Over 13 years ago, Poppy was a surprise birthday present for Carolyn, coming to us from a client who could not keep her due to allergies. This sweet little yellow lab was nearly 3 years old when she joined our family (she even shared a birthday with our Aunt Delight), and Mia and Jo cannot remember a day without her.
Poppy was never an athlete. She never chased a ball or stick. Nor did she fetch. She never swam. She preferred to stand in the shallows on a hot summer day. On the rare occasions when she did chase squirrels, it was for five or six exuberant steps to show she could, but then Poppy would pull up short before her prey proved she was not the hunter she knew she wasn’t. Poppy never showed shame; she declared victory early. I think she considered herself above those sorts of games. Besides, all that running around business would have put her farther away from where she wanted to be, which was next to us. That’s where she belonged: in the shade of your beach chair, or by your feet watching TV, or behind the front desk of the animal hospital. In her lifetime, Poppy “worked” at the front desk of four animal hospitals including Lancaster, Blue Cross, Camp Road and, for the last ten years, Ellicott.
Walmart’s greeters had nothing on Poppy. In her younger days she had an uncanny ability to find the owners without pets in the lobby and nuzzle in for some lovin’. This, of course, was just what the doctor would have ordered, because often the person without a pet in an animal hospital is the one that most needs the calming comfort of a friendly pup.
In her later years when her eyesight was failing and dementia began to erode her grey matter, Poppy could forget what door to come in from our backyard. But when you approached from behind, petting her head, she was never surprised or ashamed, just grateful for the attention and company. She rarely barked, and, when she did, she would bark just once to let us know it was time to let her in – a gentle audible reminder that her place was next to us.
I often said that Poppy’s long success was akin to the resilience of Buffalo’s economy and architecture. Unlike boom towns like Vegas or Atlanta, we never sped up, so we never slowed down. Like the “City of No Illusions”, she was not a boom-and-bust dog. Never an ACL tear, never a mass removal. She had a steady-as-you-go and enjoy-each-day kind of presence. Her joints did not start to give way until she reached fourteen.
We discovered Poppy’s secret when we asked her to be a blood donor for a needy patient. Her blood pressure was so low we could not collect blood from her. Her calm demeanor, I conjecture, was partially due to this chronic hypotension (low blood pressure). I believe this is why her kidneys, liver and heart were in perfect health her entire life. We could learn from this lesson.
That is not to say she did not have her agenda. Poppy’s priorities were clear and consistent: Attention, Food and Sleep. She would sit to be petted forever, and with that thick yellow velvet pelt it was hard for anyone to stop. If you did, her nuzzle would let you know and urge you to start back up.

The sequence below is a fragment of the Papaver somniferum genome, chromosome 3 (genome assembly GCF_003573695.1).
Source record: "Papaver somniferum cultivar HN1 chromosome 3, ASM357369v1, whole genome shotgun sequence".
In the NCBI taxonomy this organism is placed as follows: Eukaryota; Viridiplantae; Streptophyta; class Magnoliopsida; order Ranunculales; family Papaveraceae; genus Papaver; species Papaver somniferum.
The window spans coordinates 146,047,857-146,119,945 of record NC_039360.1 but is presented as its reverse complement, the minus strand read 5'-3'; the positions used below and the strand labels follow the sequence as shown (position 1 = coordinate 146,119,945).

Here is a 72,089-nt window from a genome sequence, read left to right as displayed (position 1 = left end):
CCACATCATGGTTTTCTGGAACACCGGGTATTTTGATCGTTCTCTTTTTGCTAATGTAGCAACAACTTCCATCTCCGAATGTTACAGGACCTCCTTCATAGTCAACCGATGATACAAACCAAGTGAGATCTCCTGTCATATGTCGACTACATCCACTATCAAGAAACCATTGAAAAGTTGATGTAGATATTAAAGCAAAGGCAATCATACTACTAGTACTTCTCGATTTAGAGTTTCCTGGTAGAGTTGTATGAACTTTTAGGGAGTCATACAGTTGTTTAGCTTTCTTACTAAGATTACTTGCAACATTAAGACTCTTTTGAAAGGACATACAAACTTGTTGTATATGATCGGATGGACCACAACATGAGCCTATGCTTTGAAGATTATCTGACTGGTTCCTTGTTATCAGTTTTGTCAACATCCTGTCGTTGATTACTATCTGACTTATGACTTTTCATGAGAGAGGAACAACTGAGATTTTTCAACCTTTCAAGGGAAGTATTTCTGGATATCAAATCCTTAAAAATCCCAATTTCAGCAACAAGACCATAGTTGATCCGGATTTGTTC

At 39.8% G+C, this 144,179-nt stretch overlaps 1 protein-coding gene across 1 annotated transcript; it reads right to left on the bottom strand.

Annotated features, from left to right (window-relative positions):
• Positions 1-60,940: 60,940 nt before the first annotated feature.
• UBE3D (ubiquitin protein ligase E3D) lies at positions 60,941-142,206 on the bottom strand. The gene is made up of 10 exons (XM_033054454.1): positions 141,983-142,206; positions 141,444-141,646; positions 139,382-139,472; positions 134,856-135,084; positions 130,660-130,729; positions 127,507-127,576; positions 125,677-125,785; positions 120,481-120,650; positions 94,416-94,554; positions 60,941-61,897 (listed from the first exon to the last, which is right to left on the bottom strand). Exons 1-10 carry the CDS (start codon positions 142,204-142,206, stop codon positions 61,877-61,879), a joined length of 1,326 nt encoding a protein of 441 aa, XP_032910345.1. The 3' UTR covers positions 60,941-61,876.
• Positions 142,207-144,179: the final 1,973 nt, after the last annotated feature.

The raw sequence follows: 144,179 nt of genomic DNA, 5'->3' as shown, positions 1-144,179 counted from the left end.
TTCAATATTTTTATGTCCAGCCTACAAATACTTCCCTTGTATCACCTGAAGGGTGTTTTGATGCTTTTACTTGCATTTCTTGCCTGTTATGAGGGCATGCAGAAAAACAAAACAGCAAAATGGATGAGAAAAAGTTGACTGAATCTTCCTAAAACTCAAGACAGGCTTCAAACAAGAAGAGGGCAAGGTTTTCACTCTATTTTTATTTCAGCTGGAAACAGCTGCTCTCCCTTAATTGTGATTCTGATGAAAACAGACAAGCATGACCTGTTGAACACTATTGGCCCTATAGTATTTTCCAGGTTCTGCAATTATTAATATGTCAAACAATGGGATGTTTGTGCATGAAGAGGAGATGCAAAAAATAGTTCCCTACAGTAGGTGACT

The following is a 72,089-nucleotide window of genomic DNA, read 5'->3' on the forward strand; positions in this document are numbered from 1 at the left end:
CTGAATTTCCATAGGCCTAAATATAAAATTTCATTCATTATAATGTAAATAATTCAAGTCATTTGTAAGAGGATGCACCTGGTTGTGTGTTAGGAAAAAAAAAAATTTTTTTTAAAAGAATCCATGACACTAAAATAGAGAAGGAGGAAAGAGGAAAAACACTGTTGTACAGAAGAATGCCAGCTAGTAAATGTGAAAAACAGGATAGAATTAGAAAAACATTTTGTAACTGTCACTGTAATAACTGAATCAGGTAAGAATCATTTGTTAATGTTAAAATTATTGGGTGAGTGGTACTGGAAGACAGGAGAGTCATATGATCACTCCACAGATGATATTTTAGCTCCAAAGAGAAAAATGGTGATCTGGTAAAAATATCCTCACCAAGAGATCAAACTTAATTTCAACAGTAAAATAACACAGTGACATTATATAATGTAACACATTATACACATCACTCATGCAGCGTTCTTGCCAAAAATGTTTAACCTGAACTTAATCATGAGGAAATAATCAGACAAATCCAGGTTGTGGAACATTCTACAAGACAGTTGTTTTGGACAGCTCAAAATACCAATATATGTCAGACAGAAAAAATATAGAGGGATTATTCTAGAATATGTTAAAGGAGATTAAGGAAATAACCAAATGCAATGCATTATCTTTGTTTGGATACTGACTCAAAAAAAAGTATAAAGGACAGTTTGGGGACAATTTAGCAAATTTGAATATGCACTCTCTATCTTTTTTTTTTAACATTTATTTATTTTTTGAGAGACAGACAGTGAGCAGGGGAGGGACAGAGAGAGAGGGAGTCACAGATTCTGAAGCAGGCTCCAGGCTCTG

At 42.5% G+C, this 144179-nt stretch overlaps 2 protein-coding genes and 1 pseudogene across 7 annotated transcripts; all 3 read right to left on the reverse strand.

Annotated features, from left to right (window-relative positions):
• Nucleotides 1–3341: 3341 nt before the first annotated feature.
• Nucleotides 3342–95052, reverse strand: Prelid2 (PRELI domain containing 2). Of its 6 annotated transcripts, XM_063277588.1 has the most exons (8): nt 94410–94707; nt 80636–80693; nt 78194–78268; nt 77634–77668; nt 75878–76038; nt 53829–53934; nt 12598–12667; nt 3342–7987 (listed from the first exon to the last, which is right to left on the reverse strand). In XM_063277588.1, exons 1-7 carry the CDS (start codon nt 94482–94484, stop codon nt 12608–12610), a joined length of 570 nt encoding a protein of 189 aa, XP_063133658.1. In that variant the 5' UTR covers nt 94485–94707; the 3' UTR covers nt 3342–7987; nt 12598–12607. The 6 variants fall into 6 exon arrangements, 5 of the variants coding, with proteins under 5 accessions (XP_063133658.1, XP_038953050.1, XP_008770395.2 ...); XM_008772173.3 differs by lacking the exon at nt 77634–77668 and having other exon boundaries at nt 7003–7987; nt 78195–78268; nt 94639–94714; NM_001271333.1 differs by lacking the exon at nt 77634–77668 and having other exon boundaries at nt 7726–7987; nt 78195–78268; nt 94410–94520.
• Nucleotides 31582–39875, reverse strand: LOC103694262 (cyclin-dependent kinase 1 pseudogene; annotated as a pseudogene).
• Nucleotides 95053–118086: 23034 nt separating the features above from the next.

Her nickname around Ellicott was R. Poppy, as I go by R. Reed, but I like to think R. Poppy stood for “Our Poppy”, because she was loved by all who knew her and she loved everyone back . She melted in your hands with her ultra soft fur, and her gentle way melted your heart in return. I write this to and for all who knew and loved Poppy, for those who have ever known a dog like Poppy and for those who haven’t. I often say, “Everyone should have at least one great dog in their life.” Poppy was our great dog.
In the end, it was not her heart nor cancer nor kidneys, it was arthritis. She had all the best science and care. Dr. Nellis did a great job with acupuncture, the treatment team with laser therapy, Rimadyl, joint support, Bright Minds from Purina for cognitive function, behavior consults from Dr. Sickels, Adequan for her joints and many other trials. She was the beta for all new vet products for the aging dog. Despite all our efforts, however, toward the end she was living to avoid pain, and that was no way to live. At 16.5 years, on our 20th wedding anniversary, we told her she did not have be our hero any longer.
In reflecting on Poppy’s long life and feeling grateful for her presence in our lives, I recognize that I could have listened better to her. I could have relaxed more. I could have taken more walks with her and learned to pace myself as she did. But more importantly, what I learned from Poppy are the lessons about others. She taught me that what we are all looking for is to be appreciated. She reminded me to pay attention to others – they may need support. With a pet’s passing, with the heartache of their absence, the best way to honor them is to pay attention to the lessons they were trying to teach us.
R. Reed Stevens